%
Alex Nedelcu
Greenhorn

Joined: Feb 06, 2006
Posts: 15
I recently switched from MyEclipse to NetBeans 5.
Up until now I don't regret the choice I made, as NetBeans 5 kicks ass
Dave Tuttle
Ranch Hand

Joined: Jan 18, 2006
Posts: 34
I use NetBeans 5 on OS X. It's simple and attractive, and generally works the way I want it to. It also feels more 'open' to me, where Eclipse feels 'closed'. It also has a better xml editor than Eclipse.
Vinnie Jenks
Ranch Hand

Joined: Apr 26, 2004
Posts: 207
I thought netbeans was pretty cool too...until I tried MyEclipse. Netbeans just feels cheap...I don't know how to explain it. The editor is poor and IMO, even anti-aliased fonts don't look so hot in the editor. Swing, while getting better, still just feels like a proof-of-concept UI implementation...it just lacks polish...especially w/o anti-aliased fonts!! I can't believe Swing devs will still have to wait until Java 6 to have such a long-standing feature on any other platform!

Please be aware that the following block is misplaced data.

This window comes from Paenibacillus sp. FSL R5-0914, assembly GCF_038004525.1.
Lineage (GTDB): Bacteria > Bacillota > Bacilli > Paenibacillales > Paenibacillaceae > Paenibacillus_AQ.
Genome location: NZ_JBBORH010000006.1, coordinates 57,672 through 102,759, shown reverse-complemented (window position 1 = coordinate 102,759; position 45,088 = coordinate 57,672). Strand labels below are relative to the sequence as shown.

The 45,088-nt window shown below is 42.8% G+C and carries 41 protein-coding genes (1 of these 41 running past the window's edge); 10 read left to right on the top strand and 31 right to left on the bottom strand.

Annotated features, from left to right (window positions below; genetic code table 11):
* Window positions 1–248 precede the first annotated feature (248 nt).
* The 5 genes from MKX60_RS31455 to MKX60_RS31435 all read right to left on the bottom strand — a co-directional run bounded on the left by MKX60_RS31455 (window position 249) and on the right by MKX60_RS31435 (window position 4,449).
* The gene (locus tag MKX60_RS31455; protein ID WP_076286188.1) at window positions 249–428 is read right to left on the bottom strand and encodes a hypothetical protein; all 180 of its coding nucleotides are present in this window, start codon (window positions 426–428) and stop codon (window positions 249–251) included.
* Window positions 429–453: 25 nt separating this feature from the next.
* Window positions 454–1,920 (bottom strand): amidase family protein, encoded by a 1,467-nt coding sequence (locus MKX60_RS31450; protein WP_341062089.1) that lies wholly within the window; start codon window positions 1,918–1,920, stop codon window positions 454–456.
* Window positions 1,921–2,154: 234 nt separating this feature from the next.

Netbeans completely lacks JavaScript editing capability beyond plain text...which in this day and age...makes the product pretty lacking.

Netbeans completely lacks a visual editor for JSP/JSF/HTML, etc....MyEclipse has an excellent visual editor for such files.

Netbeans lacks modules for Spring, Hibernate, and many of the other features that come "out of the box" with MyEclipse.

Overall I think that Netbeans is beginning to "catch up" to Eclipse + MyEclipse but it's still got a long ways to go...especially if the MyEclipse folks keep up w/ the progress they've made already.

If you're comparing Eclipse+Webtools to Netbeans, Netbeans just flat out hands webtools its ass...there's no competition...but I'm not comparing webtools...I've been using MyEclipse for about a week now and am completely in love w/ it.

While Netbeans can definitely do the job...the experience is just lacking that "wow" factor that I get w/ MyEclipse.
Kevin Galligan
Ranch Hand

Joined: Aug 10, 2005
Posts: 70
I'm currently going through the decision process. I've evaluated netbeans, jbuilder (dead product), eclipse with wtp, myeclipe, exadel, Bea's (formerly M7's) Nitro tool, and intellij Idea. I've settled on the tool that nobody in this thread seems to even consider, that being the Bea tool with eclipse.